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Thread: Multiple ECU responses

  1. #1
    Newbie
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    Nov 2008
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    Multiple ECU responses

    Hi all,

    I recently ran into the issue of multiple ECU responses for one PID request and was hoping some of you out there would be able to provide me some insight as I have done quite a bit of searching out there and am still unsure about some things.

    After months of playing around on just a few vehicles, my standard PID request was simply returning a simple response. For example, my "01" request returned:

    0101
    41 01 00 07 6D 00
    >

    All right, everything was great. Then all of the sudden (on a different vehicle of course), I started getting:

    0101
    41 01 00 04 00 00
    41 01 81 07 6D 00
    >

    After a bit of research, I determined this must be responses from multiple ECU's. So I turned on my headers with ATH1, and lo and behold:

    0101
    48 6B 1A 41 01 00 04 00 00 13
    48 6B 10 41 01 81 07 6D 00 FA
    >

    Also, as a side note, I am getting multiple responses as well for simple things like Engine Speed and Vehicle Speed (0C and 0D). My first question is if anyone has an idea what the other ECU might be that's responding to 0C and 0D? By the way, the vehicle is certainly not a hybrid...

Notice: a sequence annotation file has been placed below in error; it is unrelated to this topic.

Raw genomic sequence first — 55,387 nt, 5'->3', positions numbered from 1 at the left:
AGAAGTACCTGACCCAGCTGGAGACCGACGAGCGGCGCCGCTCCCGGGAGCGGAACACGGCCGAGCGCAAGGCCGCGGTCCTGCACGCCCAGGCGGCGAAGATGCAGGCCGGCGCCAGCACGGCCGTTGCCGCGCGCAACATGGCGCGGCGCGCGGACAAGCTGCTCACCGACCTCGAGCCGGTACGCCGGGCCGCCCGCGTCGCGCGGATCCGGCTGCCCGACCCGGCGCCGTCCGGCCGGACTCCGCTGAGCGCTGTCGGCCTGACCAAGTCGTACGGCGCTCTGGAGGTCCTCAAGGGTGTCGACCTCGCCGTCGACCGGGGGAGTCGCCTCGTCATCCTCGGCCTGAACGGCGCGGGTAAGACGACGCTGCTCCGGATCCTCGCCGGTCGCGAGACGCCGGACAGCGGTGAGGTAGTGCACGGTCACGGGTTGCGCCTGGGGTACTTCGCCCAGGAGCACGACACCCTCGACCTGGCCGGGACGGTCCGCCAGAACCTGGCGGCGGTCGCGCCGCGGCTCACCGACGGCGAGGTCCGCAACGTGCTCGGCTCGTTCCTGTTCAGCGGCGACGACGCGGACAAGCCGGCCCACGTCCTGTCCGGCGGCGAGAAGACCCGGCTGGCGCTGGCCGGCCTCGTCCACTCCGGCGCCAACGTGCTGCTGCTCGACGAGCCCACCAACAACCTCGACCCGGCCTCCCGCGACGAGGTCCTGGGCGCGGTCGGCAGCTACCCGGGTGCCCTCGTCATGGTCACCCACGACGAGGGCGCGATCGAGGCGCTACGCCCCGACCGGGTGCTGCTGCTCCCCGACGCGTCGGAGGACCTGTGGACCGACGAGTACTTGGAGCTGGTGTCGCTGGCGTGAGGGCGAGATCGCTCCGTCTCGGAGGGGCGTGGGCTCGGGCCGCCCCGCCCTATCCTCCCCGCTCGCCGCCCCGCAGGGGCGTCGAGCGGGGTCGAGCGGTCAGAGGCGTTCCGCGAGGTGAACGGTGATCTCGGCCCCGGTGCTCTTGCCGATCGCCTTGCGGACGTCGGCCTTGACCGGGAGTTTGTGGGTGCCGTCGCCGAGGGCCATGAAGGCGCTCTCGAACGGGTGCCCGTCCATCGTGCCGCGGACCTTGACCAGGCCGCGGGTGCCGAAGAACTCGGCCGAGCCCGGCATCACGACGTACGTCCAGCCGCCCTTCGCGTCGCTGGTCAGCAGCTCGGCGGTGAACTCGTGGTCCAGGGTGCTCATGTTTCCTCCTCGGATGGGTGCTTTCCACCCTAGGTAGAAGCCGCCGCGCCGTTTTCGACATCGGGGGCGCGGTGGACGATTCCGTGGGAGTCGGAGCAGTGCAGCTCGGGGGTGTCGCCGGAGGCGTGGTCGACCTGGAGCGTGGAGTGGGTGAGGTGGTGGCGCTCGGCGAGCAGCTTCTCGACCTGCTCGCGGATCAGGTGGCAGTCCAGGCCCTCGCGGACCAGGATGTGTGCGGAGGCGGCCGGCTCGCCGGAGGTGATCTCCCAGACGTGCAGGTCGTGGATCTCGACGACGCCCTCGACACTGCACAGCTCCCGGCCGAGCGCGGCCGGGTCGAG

My second question is, without buying the SAE document, is it possible to figure out what the different controllers are via the 3rd byte (in my case, 10 and 1A). I've read that 10 is normally the engine controller, however how am I to be sure?

    Oh yeah, then I move to an 11-bit CAN vehicle, and the response with the headers on looks like:

    0101
    7E8 06 41 01 00 07 6D 00 00
    >

    So my third and final question is more general: let's just say I want to monitor something simple like vehicle speed. What is the proper way of retrieving this value? I'm assuming a CAN vehicle can also have multiple ECU responses, however I haven't seen one in person yet, so I'm guessing depending on the protocol, I would have to determine the ECU I want (how would I know when multiple ECU's sometimes return a value for this request), and then find that line/value for every single request (as the response order for the ECU's can be different).

    Thank you very much in advance, and please let me know if my book of a question doesn't make sense somewhere. I'm new to the forum and looking forward to hearing from you.

    Mitch

  2. #2
    Constant Bitrate joeyoravec's Avatar
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    Oct 2005
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    Livonia, MI
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    205
    Quote Originally Posted by mctodd00 View Post
    Also, as a side note, I am getting multiple responses as well for simple things like Engine Speed and Vehicle Speed (0C and 0D). My first question is if anyone has an idea what the other ECU might be that's responding to 0C and 0D?
    My second question is, without buying the SAE document, is it possible to figure out what the different controllers are via the 3rd byte (in my case, 10 and 1A). I've read that 10 is normally the engine controller, however how am I to be sure?